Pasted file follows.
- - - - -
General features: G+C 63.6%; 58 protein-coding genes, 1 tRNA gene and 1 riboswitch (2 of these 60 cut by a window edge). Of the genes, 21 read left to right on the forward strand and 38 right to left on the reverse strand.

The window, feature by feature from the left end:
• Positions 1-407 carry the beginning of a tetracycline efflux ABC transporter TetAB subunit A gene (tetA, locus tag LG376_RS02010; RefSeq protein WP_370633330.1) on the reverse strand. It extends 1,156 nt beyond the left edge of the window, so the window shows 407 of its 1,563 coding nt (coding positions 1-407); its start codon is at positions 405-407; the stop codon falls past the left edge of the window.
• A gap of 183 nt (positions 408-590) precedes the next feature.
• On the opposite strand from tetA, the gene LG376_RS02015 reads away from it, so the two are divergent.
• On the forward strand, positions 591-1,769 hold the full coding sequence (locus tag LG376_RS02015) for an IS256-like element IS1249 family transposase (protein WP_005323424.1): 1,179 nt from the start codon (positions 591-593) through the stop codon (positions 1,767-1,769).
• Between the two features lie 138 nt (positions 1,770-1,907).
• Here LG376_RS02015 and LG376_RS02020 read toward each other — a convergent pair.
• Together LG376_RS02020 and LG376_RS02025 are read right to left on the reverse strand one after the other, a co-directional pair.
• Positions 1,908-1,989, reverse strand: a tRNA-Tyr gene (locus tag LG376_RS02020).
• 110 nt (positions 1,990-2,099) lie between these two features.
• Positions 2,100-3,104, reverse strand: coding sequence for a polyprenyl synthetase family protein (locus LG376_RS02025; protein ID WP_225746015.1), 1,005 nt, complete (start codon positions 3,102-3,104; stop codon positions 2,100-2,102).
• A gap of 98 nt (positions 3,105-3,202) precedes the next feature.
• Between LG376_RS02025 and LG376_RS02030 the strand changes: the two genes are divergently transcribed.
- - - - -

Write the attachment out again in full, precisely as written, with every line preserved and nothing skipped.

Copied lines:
General features: G+C 63.6%; 58 protein-coding genes, 1 tRNA gene and 1 riboswitch (2 of these 60 cut by a window edge). Of the genes, 21 read left to right on the forward strand and 38 right to left on the reverse strand.

The window, feature by feature from the left end:
• Positions 1-407 carry the beginning of a tetracycline efflux ABC transporter TetAB subunit A gene (tetA, locus tag LG376_RS02010; RefSeq protein WP_370633330.1) on the reverse strand. It extends 1,156 nt beyond the left edge of the window, so the window shows 407 of its 1,563 coding nt (coding positions 1-407); its start codon is at positions 405-407; the stop codon falls past the left edge of the window.
• A gap of 183 nt (positions 408-590) precedes the next feature.
• On the opposite strand from tetA, the gene LG376_RS02015 reads away from it, so the two are divergent.
• On the forward strand, positions 591-1,769 hold the full coding sequence (locus tag LG376_RS02015) for an IS256-like element IS1249 family transposase (protein WP_005323424.1): 1,179 nt from the start codon (positions 591-593) through the stop codon (positions 1,767-1,769).
• Between the two features lie 138 nt (positions 1,770-1,907).
• Here LG376_RS02015 and LG376_RS02020 read toward each other — a convergent pair.
• Together LG376_RS02020 and LG376_RS02025 are read right to left on the reverse strand one after the other, a co-directional pair.
• Positions 1,908-1,989, reverse strand: a tRNA-Tyr gene (locus tag LG376_RS02020).
• 110 nt (positions 1,990-2,099) lie between these two features.
• Positions 2,100-3,104, reverse strand: coding sequence for a polyprenyl synthetase family protein (locus LG376_RS02025; protein ID WP_225746015.1), 1,005 nt, complete (start codon positions 3,102-3,104; stop codon positions 2,100-2,102).
• A gap of 98 nt (positions 3,105-3,202) precedes the next feature.
• Between LG376_RS02025 and LG376_RS02030 the strand changes: the two genes are divergently transcribed.